.NET Security Workshop
Home About Workshops Articles Writing Talks Books Contact

2. Security Architecture

.NET security is layered over Win32 security: it does not replace Win32. This means that if .NET uses a secured Win32 object Win32 access checks will be performed and if those fail then the .NET code will not be able to access the object. .NET security is applied after Win32 security has been applied.

Win32 security is based on access tokens and access control lists. When you log on to Windows a security session will be started for your account and each process will be given a security token. This token associates the process with a logon session, and there can be more than one logon session running on a machine at a single time. The most obvious process that is started for you when you logon is Explorer. This process provides the shell, the start menu, the task bar and the desktop as well as Windows Explorer. Explorer will be given the token that refers to your logon session. Typically, when you launch a process you will do this through Explorer: either the start menu, the run dialog, a desktop shortcut or Windows Explorer. When Explorer starts another process the system will make a copy of Explorer's token and hand it to the new process. In this way, the security token, and the information it contains, will be availableto all processes started by you.

Win32 secured objects (for example a file, or a registry value) are created with a security descriptor. The security descriptor contains two access control lists (ACL), one to specify the accounts that can access the object (the Discretionary ACL) and another that controls auditing (the System ACL). An ACL contains a list of accounts. The DACL contains a list of the accounts that are denied access to the object and the accounts that are granted access. The SACL also contains a list, but this list determines if an audit message is generated if the specified user is denied access to the object, and if the specified user is granted access to the object.

If the process tries to access a secured object then Win32 checks the DACL of the object to see if the user represented by the process's access token has access to the object, the system also checks the SACL to determine the audit policy for this user and object. This means that the process access token is very important, and if the process is hijacked by rogue code this bad code will have access to the secured objects that the process had access to, and those accesses will be audited to the user identified by the token.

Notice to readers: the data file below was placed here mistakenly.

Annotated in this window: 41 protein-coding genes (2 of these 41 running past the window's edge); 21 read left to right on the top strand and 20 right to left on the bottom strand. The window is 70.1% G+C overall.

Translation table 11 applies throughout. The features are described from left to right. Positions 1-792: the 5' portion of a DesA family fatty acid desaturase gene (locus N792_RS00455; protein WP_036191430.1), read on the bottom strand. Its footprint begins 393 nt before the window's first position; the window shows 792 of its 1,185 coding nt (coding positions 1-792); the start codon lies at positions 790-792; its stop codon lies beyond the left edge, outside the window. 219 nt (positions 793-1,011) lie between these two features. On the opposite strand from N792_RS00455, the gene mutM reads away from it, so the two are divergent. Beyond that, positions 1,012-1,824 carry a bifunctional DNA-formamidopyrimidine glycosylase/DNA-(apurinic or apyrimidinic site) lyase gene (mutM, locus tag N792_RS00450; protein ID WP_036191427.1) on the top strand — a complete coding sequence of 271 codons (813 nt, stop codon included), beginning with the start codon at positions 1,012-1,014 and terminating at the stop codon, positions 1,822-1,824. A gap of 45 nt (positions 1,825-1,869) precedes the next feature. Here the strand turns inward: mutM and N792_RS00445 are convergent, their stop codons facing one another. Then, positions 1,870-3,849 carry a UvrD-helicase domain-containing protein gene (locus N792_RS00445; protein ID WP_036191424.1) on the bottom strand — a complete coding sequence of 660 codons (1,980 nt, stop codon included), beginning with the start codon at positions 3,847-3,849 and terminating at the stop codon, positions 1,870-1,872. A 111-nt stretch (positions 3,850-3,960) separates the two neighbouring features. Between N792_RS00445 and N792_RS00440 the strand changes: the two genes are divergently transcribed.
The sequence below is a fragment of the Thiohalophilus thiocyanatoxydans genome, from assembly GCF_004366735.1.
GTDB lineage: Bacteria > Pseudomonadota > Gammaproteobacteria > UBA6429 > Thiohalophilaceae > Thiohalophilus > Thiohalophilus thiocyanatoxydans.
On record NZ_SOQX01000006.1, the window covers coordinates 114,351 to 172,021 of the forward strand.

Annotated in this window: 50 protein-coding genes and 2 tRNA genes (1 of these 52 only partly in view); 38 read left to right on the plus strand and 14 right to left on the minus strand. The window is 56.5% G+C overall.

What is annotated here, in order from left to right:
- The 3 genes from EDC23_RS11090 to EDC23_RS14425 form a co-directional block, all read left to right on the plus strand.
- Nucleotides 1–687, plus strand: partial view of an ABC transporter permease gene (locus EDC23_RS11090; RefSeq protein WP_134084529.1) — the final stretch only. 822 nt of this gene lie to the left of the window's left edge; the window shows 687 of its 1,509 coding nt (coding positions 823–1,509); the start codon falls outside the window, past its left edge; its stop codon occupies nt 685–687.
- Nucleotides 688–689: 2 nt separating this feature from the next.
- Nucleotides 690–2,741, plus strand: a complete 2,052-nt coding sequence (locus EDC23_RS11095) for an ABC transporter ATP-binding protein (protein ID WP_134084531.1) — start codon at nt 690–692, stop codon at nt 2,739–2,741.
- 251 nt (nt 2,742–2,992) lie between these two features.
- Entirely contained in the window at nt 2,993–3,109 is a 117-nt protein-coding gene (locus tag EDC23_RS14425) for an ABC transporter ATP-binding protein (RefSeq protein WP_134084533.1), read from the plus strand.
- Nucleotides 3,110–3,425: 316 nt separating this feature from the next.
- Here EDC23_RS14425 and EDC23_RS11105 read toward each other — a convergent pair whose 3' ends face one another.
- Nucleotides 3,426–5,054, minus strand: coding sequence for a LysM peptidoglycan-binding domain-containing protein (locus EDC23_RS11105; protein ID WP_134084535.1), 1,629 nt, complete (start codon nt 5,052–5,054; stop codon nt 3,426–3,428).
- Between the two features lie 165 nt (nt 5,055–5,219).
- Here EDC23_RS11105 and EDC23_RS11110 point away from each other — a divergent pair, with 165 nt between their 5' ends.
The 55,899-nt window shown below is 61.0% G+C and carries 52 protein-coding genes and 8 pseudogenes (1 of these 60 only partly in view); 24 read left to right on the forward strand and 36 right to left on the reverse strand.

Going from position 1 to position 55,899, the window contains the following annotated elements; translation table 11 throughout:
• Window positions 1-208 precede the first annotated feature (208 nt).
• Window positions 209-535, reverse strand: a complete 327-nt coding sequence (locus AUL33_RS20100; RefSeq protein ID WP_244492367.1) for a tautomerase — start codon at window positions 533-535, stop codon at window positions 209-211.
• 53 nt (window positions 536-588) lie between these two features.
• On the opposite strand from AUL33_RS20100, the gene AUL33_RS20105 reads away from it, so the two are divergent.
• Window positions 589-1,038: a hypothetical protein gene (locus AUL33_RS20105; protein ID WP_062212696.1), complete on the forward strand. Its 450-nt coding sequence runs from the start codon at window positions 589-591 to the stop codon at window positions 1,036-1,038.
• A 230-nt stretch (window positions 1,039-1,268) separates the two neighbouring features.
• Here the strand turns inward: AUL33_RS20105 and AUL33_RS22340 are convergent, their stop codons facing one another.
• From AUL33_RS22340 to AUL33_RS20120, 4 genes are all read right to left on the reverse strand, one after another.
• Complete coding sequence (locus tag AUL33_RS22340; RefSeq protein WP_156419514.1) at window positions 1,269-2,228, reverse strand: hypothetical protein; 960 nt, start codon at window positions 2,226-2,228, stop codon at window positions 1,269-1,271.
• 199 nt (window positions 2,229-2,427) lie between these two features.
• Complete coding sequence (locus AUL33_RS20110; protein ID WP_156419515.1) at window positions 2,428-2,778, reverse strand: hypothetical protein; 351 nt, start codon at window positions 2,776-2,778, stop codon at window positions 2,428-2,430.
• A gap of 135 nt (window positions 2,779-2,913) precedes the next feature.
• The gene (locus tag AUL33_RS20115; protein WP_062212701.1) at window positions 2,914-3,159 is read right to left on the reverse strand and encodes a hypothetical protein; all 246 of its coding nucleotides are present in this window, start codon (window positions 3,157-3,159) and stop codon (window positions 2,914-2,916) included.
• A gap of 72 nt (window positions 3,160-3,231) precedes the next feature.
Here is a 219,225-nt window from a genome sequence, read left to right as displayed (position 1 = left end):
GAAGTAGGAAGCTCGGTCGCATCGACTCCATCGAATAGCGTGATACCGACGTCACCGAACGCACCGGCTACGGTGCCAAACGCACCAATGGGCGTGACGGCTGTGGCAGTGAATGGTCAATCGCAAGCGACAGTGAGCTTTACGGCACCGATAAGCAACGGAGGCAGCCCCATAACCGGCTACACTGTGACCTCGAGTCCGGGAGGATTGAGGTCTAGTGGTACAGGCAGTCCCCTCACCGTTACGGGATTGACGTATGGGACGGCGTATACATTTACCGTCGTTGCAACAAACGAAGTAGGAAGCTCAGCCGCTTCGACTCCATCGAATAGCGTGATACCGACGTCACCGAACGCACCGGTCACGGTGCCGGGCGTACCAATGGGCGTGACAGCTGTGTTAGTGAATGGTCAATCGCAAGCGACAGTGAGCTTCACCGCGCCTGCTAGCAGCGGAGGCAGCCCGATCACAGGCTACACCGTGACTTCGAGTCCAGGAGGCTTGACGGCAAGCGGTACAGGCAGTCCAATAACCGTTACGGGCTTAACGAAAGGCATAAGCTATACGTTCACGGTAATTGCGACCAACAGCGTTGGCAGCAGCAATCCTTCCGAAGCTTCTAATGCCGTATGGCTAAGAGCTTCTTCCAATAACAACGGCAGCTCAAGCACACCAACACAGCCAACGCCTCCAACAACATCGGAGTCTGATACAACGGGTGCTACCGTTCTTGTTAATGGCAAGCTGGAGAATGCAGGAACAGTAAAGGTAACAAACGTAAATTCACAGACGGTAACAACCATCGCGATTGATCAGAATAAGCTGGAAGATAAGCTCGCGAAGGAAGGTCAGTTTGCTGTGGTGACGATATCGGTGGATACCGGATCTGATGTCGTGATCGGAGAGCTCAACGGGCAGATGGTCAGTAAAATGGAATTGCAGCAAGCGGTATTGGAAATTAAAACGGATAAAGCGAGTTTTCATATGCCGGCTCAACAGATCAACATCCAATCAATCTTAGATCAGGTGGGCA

Clearly, it is very important that you prevent rogue code from running. Attaching an access token to a process and performing access checks against a DACL is a great convenience, but it has the inherent danger that a Trojan could get access to secure objects. Further, using a SACL to provide auditing according to the user identified by the access token is also a great convenience, but again, this means that a Trojan can perform some restricted operation and it will be audited to you! 

.NET prevents code hijacking through code access security (CAS).

.NET provides an equivalent of access checks through principal based security. There are two types. .NET principal based security allows you to perform access checks against .NET principals and groups. However, you have to be careful how you set up .NET role based security because you have the choice over whether to use your Windows principal or a custom principal. The other type is Enterprise Services role based security, in other words COM+ role based security. COM+ always uses the Windows principal, so there are no issues about initialising.

.NET Version 3.0